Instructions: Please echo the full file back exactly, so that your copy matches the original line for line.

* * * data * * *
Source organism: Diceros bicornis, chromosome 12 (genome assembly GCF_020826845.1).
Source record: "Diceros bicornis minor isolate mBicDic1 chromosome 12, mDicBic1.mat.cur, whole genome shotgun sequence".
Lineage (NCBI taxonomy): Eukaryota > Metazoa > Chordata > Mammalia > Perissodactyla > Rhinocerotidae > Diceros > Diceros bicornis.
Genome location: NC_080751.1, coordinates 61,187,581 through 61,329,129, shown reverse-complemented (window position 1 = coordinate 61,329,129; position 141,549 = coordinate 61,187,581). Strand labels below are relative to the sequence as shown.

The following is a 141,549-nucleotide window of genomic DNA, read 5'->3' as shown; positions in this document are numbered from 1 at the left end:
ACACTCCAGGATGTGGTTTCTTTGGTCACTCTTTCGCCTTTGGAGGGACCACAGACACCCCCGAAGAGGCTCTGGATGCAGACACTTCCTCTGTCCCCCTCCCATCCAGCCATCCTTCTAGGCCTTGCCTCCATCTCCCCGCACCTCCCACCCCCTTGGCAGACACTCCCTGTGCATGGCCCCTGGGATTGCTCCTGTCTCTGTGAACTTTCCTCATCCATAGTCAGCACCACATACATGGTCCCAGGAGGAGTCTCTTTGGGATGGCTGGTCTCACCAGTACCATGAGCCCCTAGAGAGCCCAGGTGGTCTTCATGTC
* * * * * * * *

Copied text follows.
Source organism: Diceros bicornis, chromosome 12 (genome assembly GCF_020826845.1).
Source record: "Diceros bicornis minor isolate mBicDic1 chromosome 12, mDicBic1.mat.cur, whole genome shotgun sequence".
Lineage (NCBI taxonomy): Eukaryota > Metazoa > Chordata > Mammalia > Perissodactyla > Rhinocerotidae > Diceros > Diceros bicornis.
Genome location: NC_080751.1, coordinates 61,187,581 through 61,329,129, shown reverse-complemented (window position 1 = coordinate 61,329,129; position 141,549 = coordinate 61,187,581). Strand labels below are relative to the sequence as shown.

The following is a 141,549-nucleotide window of genomic DNA, read 5'->3' as shown; positions in this document are numbered from 1 at the left end:
ACACTCCAGGATGTGGTTTCTTTGGTCACTCTTTCGCCTTTGGAGGGACCACAGACACCCCCGAAGAGGCTCTGGATGCAGACACTTCCTCTGTCCCCCTCCCATCCAGCCATCCTTCTAGGCCTTGCCTCCATCTCCCCGCACCTCCCACCCCCTTGGCAGACACTCCCTGTGCATGGCCCCTGGGATTGCTCCTGTCTCTGTGAACTTTCCTCATCCATAGTCAGCACCACATACATGGTCCCAGGAGGAGTCTCTTTGGGATGGCTGGTCTCACCAGTACCATGAGCCCCTAGAGAGCCCAGGTGGTCTTCATGTC